The U.S. Food and Drug Administration is still inching its way towards developing consumer protection standards relating to CBD.
Back in 2019, it appears it came as a shock to many Americans federal standards for cannabidiol (CBD) hadn’t been developed. The FDA has repeatedly stated this has been due to gaps in its knowledge and it’s a situation that continues today.
But the agency hasn’t quite been sitting on its hands as some might suggest – for example, last year it revealed some interesting results from testing of 147 CBD and hemp products it purchased.
Last week, the FDA provided an update on its efforts to “CBD” (Collect Better Data) on the use of cannabidiol and its safety profile.
While the FDA says it has appreciated input from various parties in helping develop better data on the use and safety of products containing CBD, these efforts are “generally not adequate” – citing observational studies that are too small or using poor techniques for ensuring data quality. But in the months to come, the FDA intends developing and refining plans for research projects to address the gaps in current CBD data research capabilities.
There’s an ancient botanical that millions of Americans take for epilepsy, cancer pain, Parkinson’s disease, post-traumatic stress disorder, multiple sclerosis and other serious and debilitating conditions.
The drug is cannabis. But American researchers who want to study cannabis are thwarted at every turn. Federal law still classifies cannabis as a Schedule 1 drug, a list that includes highly dangerous and addictive drugs such as heroin. The government says cannabis has no accepted medical use and a high potential for abuse. Even cocaine is not a Schedule 1 drug.
The U.S. Drug Enforcement Administration limits research to poor quality cannabis from a sole supplier. Researchers who want to study the cannabis that patients are actually taking today are out of luck.
The majority of Americans now live in a state where medicinal cannabis is legal. Yet objective research into what strains help — or hurt — specific conditions, as well as the best dosages, is hindered by federal restrictions. Don’t blame researchers. Can we expect them to jeopardize their research grants, even their medical licenses, to study cannabis?
The time to change the classification of cannabis and open the door to quality research is now. The U.N. Commission on Narcotic Drugs voted recently to reclassify cannabis. In Washington, D.C., the House of Representatives voted to pass the MORE Act, which would remove cannabis from the Controlled Substances Act. The House also passed the Marijuana Research Act, which would allow scientists to obtain cannabis for research from states that have legalized the drug. Right now, the University of Mississippi is the only federally approved source of cannabis.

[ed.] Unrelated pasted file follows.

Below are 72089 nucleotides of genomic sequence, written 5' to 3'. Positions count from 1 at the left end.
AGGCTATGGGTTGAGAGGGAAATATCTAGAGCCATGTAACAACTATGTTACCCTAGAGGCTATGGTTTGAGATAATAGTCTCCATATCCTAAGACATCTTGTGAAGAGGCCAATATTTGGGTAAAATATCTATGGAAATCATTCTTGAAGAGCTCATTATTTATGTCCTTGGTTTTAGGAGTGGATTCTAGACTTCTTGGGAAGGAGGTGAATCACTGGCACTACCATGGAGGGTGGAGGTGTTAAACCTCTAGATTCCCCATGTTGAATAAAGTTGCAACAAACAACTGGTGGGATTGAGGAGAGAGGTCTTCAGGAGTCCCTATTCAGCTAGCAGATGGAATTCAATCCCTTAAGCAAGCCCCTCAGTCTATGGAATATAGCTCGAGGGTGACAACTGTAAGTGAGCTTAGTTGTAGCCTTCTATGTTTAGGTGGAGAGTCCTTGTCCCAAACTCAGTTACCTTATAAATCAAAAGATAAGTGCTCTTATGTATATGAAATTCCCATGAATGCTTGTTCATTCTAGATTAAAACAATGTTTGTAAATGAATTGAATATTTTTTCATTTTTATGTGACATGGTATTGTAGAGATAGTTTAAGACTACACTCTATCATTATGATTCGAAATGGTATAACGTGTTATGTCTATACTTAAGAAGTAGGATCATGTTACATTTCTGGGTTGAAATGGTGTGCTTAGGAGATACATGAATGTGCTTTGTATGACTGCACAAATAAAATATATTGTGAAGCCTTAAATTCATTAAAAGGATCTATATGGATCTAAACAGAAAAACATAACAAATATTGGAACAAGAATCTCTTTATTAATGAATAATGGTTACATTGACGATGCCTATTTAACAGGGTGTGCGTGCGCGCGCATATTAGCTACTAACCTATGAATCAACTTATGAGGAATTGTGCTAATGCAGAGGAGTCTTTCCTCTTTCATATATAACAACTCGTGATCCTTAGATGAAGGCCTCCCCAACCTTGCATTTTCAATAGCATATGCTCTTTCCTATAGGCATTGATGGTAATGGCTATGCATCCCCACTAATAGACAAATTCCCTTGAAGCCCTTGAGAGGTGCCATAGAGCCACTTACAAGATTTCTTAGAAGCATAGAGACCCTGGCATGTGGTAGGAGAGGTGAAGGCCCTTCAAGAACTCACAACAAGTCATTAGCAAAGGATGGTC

The cannabis plant is arguably the most dynamic plant on earth. It can be used for medical purposes, it can be converted into fuel, and it can be made into countless types of textiles.
In many ways it would be easier to come up with a list of things that the cannabis plant cannot do versus compiling a list of everything that it can do.
The cannabis plant’s versatility has been on display for many centuries across the globe, with a number of civilizations incorporating cannabis into their cultures.
It wasn’t until cannabis prohibition was implemented in the 20th century that the human use of cannabis for various purposes started to decline, and with it, humanity’s quest to know more about the cannabis plant.
Prohibition’s Impact On Research
During the 20th century most countries around the world expressly prohibited all things cannabis.
The Hemp Act of 2020 proposes four significant amendments to the federal laws currently governing the production of hemp, including increased THC concentrations.
As reported by Hemp Grower magazine, Senator Rand Paul of Kentucky introduced legislation on December 15 that would amend the definition of hemp from .3% THC to 1% THC. The bill would also make other major changes to the USDA’s interim final rule, which would affect hemp growers, processors, manufacturers, and shippers. The legislation is titled the Hemp Economic Mobilization Act (the “Hemp Act of 2020”). The Hemp Act of 2020 proposes four significant amendments to the federal laws currently governing the production of hemp.
First, the Hemp Act of 2020 would amend the federal definition of hemp by striking “.3 percent” and inserting “1 percent.” As hemp businesses know, the 2018 Farm Bill defines hemp as cannabis sativa with a delta-9 THC concentration of not more than .3 percent on a dry weight basis. The USDA then adopted a “total THC” testing requirement that further burdened growers and others in the industry.